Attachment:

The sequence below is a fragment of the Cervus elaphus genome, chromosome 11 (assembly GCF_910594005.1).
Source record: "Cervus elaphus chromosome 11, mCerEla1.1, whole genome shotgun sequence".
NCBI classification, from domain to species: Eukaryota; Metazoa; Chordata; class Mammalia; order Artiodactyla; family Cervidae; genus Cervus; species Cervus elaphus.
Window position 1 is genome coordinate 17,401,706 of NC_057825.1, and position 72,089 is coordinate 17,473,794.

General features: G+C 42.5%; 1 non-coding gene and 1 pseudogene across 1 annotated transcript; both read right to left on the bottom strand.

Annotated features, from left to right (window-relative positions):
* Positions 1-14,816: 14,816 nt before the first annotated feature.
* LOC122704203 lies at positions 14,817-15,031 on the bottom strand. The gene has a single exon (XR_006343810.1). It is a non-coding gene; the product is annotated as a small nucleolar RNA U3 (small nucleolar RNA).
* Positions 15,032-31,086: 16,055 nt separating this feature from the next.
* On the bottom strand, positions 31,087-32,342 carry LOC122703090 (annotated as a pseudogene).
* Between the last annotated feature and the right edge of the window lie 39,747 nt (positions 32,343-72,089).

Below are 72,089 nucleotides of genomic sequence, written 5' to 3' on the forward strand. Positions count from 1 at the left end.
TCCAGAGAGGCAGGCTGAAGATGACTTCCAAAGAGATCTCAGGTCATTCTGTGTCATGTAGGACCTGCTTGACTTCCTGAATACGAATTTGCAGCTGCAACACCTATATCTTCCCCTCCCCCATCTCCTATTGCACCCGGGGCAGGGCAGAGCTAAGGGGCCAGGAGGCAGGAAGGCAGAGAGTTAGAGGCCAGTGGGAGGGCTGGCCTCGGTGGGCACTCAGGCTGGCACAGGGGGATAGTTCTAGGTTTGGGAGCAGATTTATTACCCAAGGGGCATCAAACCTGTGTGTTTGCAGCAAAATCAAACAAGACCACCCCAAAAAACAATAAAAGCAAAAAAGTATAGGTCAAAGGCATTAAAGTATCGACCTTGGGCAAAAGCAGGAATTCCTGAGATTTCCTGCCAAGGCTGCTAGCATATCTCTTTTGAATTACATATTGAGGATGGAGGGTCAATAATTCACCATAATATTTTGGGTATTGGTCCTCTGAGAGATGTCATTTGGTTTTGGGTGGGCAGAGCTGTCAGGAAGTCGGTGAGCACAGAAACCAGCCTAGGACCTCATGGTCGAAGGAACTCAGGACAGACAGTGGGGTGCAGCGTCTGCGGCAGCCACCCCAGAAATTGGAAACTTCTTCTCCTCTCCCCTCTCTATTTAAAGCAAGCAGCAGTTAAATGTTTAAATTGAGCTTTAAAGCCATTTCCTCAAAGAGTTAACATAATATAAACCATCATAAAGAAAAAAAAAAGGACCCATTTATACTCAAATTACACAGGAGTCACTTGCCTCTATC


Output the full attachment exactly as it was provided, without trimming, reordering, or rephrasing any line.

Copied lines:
The sequence below is a fragment of the Cervus elaphus genome, chromosome 11 (assembly GCF_910594005.1).
Source record: "Cervus elaphus chromosome 11, mCerEla1.1, whole genome shotgun sequence".
NCBI classification, from domain to species: Eukaryota; Metazoa; Chordata; class Mammalia; order Artiodactyla; family Cervidae; genus Cervus; species Cervus elaphus.
Window position 1 is genome coordinate 17,401,706 of NC_057825.1, and position 72,089 is coordinate 17,473,794.

General features: G+C 42.5%; 1 non-coding gene and 1 pseudogene across 1 annotated transcript; both read right to left on the bottom strand.

Annotated features, from left to right (window-relative positions):
* Positions 1-14,816: 14,816 nt before the first annotated feature.
* LOC122704203 lies at positions 14,817-15,031 on the bottom strand. The gene has a single exon (XR_006343810.1). It is a non-coding gene; the product is annotated as a small nucleolar RNA U3 (small nucleolar RNA).
* Positions 15,032-31,086: 16,055 nt separating this feature from the next.
* On the bottom strand, positions 31,087-32,342 carry LOC122703090 (annotated as a pseudogene).
* Between the last annotated feature and the right edge of the window lie 39,747 nt (positions 32,343-72,089).

Below are 72,089 nucleotides of genomic sequence, written 5' to 3' on the forward strand. Positions count from 1 at the left end.
TCCAGAGAGGCAGGCTGAAGATGACTTCCAAAGAGATCTCAGGTCATTCTGTGTCATGTAGGACCTGCTTGACTTCCTGAATACGAATTTGCAGCTGCAACACCTATATCTTCCCCTCCCCCATCTCCTATTGCACCCGGGGCAGGGCAGAGCTAAGGGGCCAGGAGGCAGGAAGGCAGAGAGTTAGAGGCCAGTGGGAGGGCTGGCCTCGGTGGGCACTCAGGCTGGCACAGGGGGATAGTTCTAGGTTTGGGAGCAGATTTATTACCCAAGGGGCATCAAACCTGTGTGTTTGCAGCAAAATCAAACAAGACCACCCCAAAAAACAATAAAAGCAAAAAAGTATAGGTCAAAGGCATTAAAGTATCGACCTTGGGCAAAAGCAGGAATTCCTGAGATTTCCTGCCAAGGCTGCTAGCATATCTCTTTTGAATTACATATTGAGGATGGAGGGTCAATAATTCACCATAATATTTTGGGTATTGGTCCTCTGAGAGATGTCATTTGGTTTTGGGTGGGCAGAGCTGTCAGGAAGTCGGTGAGCACAGAAACCAGCCTAGGACCTCATGGTCGAAGGAACTCAGGACAGACAGTGGGGTGCAGCGTCTGCGGCAGCCACCCCAGAAATTGGAAACTTCTTCTCCTCTCCCCTCTCTATTTAAAGCAAGCAGCAGTTAAATGTTTAAATTGAGCTTTAAAGCCATTTCCTCAAAGAGTTAACATAATATAAACCATCATAAAGAAAAAAAAAAGGACCCATTTATACTCAAATTACACAGGAGTCACTTGCCTCTATC